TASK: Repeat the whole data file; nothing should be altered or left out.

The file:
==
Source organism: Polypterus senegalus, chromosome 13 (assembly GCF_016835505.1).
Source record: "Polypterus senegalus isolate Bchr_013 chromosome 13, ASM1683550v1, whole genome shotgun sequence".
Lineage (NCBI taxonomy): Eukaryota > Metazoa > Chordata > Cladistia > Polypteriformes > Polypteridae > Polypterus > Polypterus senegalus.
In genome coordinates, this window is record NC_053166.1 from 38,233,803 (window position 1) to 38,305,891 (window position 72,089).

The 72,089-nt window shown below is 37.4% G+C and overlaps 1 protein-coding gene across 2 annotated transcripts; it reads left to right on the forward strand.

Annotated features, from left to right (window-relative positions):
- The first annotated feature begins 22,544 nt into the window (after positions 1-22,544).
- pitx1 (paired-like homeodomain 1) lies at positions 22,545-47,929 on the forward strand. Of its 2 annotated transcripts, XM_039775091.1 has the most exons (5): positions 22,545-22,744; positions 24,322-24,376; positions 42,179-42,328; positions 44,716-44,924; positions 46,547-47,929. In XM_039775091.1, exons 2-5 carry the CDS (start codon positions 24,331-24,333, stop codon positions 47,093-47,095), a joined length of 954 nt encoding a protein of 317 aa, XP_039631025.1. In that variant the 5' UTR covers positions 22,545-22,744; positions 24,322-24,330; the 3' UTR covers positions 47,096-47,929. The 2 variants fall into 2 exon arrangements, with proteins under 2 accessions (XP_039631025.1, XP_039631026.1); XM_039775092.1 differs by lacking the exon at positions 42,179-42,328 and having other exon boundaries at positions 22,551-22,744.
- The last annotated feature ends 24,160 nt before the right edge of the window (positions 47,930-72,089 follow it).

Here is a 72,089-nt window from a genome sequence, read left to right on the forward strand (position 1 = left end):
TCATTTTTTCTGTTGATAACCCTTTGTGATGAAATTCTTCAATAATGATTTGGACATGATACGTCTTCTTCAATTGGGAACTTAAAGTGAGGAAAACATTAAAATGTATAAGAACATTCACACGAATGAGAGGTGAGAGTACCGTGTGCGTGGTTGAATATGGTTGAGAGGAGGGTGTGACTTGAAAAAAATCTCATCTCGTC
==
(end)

Source organism: Polypterus senegalus, chromosome 13 (assembly GCF_016835505.1).
Source record: "Polypterus senegalus isolate Bchr_013 chromosome 13, ASM1683550v1, whole genome shotgun sequence".
Lineage (NCBI taxonomy): Eukaryota > Metazoa > Chordata > Cladistia > Polypteriformes > Polypteridae > Polypterus > Polypterus senegalus.
In genome coordinates, this window is record NC_053166.1 from 38,233,803 (window position 1) to 38,305,891 (window position 72,089).

The 72,089-nt window shown below is 37.4% G+C and overlaps 1 protein-coding gene across 2 annotated transcripts; it reads left to right on the forward strand.

Annotated features, from left to right (window-relative positions):
- The first annotated feature begins 22,544 nt into the window (after positions 1-22,544).
- pitx1 (paired-like homeodomain 1) lies at positions 22,545-47,929 on the forward strand. Of its 2 annotated transcripts, XM_039775091.1 has the most exons (5): positions 22,545-22,744; positions 24,322-24,376; positions 42,179-42,328; positions 44,716-44,924; positions 46,547-47,929. In XM_039775091.1, exons 2-5 carry the CDS (start codon positions 24,331-24,333, stop codon positions 47,093-47,095), a joined length of 954 nt encoding a protein of 317 aa, XP_039631025.1. In that variant the 5' UTR covers positions 22,545-22,744; positions 24,322-24,330; the 3' UTR covers positions 47,096-47,929. The 2 variants fall into 2 exon arrangements, with proteins under 2 accessions (XP_039631025.1, XP_039631026.1); XM_039775092.1 differs by lacking the exon at positions 42,179-42,328 and having other exon boundaries at positions 22,551-22,744.
- The last annotated feature ends 24,160 nt before the right edge of the window (positions 47,930-72,089 follow it).

Here is a 72,089-nt window from a genome sequence, read left to right on the forward strand (position 1 = left end):
TCATTTTTTCTGTTGATAACCCTTTGTGATGAAATTCTTCAATAATGATTTGGACATGATACGTCTTCTTCAATTGGGAACTTAAAGTGAGGAAAACATTAAAATGTATAAGAACATTCACACGAATGAGAGGTGAGAGTACCGTGTGCGTGGTTGAATATGGTTGAGAGGAGGGTGTGACTTGAAAAAAATCTCATCTCGTC